To celebrate its 40th anniversary in France, WWF (The World Wide Fund for Nature) has launched an imaginative project revolving around the use of fur. Marcel and Publicis Argentina developed a campaign, World Wonder Fur, featuring three “certified 100% imaginary” animals that give away their fur in a totally non-violent way. The initiative includes a scroll-down website, prints, two faux nature documentary spots directed by Brent Harris, and a collection of real clothing and accessories «made of» the fur of the imaginative «world’s new species.»
Pic.: A screenshot from the Wonder World Fur website, www.wonderworldfur.fr (click to enlarge)
The online destination, which became FWA’s “site of the day” on April 4, features the stories of the surrealistic animals and also unveils the full line-up of the “imaginative fur” items. The narrative focuses on three creatures, Dolyphan, Bamboseal and Bofaloon, that shed their fur as a reaction to what’s going on around and within them. The site features profiles of the creatures and also invites users to listen to the different voices of the beasts.
Each of the creatures gives its fur without any drop of blood. For instance, the shy and profoundly sensitive Dolyphan that lives “in the deepest recesses of the world’s most remote forest” casts off its fur when it gets frightened by simple things like wild potatoes, and the elusive Bamboseal that lives in the cold but beautiful parts of the world loses the fur when it sneezes. WWF posted videos about these two animals to provide the audience with an insight into the creatures’ life. Unlike the two animals above, the Bufaloon doesn’t have a video story. The site informs that this beast, residing “in the mountains overlooking the beautiful valley of Pasadena, California,” is a hermaphrodite camel with abundant fur. Bufaloons eat thistles and thorny, which regularly cause a “deflation” in proportion to their blanks, and this leads to immediate fur loss.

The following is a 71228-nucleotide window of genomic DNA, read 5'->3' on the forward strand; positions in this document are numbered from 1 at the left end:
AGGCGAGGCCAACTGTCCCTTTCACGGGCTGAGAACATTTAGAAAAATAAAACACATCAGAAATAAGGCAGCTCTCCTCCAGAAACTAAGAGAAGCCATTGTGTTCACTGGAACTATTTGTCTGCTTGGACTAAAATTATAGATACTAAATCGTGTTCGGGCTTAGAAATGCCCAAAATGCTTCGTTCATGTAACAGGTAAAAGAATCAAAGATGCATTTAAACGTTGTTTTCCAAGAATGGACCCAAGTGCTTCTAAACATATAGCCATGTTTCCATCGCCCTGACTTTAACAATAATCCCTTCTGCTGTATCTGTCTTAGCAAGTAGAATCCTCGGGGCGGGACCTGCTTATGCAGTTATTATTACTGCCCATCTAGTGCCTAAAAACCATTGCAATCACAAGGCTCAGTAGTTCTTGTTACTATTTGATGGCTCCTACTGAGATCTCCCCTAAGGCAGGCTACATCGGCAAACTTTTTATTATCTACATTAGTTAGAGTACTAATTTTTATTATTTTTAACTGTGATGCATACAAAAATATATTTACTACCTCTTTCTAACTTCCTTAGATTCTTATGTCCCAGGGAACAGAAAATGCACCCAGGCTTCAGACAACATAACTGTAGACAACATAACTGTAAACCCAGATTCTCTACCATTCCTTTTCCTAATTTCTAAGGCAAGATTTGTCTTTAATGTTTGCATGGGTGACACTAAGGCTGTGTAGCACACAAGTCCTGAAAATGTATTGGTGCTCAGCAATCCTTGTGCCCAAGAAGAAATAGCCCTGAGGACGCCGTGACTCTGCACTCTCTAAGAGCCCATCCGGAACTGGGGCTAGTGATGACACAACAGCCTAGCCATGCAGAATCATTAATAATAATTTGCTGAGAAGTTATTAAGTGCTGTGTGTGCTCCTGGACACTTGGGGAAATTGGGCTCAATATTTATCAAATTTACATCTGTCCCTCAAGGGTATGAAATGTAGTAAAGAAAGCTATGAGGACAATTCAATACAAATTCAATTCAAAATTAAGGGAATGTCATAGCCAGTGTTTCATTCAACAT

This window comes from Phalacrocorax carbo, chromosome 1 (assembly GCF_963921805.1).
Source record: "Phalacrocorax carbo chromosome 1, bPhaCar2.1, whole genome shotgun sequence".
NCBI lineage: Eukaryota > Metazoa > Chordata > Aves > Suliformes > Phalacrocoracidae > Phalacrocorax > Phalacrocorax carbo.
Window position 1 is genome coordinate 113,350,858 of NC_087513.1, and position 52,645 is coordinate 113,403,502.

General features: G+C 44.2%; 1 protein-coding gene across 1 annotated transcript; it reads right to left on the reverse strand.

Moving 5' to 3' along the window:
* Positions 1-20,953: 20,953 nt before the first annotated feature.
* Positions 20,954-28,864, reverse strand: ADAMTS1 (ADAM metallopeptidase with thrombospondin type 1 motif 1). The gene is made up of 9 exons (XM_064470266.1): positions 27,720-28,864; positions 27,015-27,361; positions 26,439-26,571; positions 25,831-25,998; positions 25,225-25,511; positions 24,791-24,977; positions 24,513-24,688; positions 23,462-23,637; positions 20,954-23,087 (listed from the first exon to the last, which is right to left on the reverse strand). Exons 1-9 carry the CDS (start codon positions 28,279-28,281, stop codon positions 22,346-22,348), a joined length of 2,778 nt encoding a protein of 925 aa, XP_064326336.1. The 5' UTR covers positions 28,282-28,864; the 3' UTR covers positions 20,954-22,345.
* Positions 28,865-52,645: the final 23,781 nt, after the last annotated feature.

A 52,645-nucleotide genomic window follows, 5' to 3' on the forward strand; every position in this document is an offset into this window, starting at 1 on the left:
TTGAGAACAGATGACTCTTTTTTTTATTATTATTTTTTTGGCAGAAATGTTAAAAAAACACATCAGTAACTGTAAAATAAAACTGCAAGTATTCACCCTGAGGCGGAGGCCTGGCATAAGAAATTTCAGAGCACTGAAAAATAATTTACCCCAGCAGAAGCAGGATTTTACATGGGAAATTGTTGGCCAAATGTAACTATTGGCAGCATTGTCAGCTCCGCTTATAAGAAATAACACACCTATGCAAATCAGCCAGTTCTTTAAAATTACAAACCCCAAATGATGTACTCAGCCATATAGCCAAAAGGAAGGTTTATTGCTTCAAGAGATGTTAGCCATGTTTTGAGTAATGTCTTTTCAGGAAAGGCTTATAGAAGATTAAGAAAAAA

This “shed-off fur” is used in the WWF collection designed by Bouddica, “a collective of designers London at odds with ‘brands.’” The clothing and accessories, modeled by Angela Lindvall, can be seen on the site—the pieces are real, and they can be purchased online, with all the proceeds going to WWF. The prices for a jacket, mittens, iPad case, scarf and more are ranging from $30 to $300, depending on the item. The site says that the items feature the “peace silk” linings and mohair from South Africa, and it also states that 95% of materials are transported by road or boat, and the labels are made from recycled polyester.
The spots, which were filmed in the Western Cape of South Africa, use 3D animation for creating the realistic animals. The videos come along with a series of prints shot by Mark Seliger.
Watch the video about the Bamboseal animal below: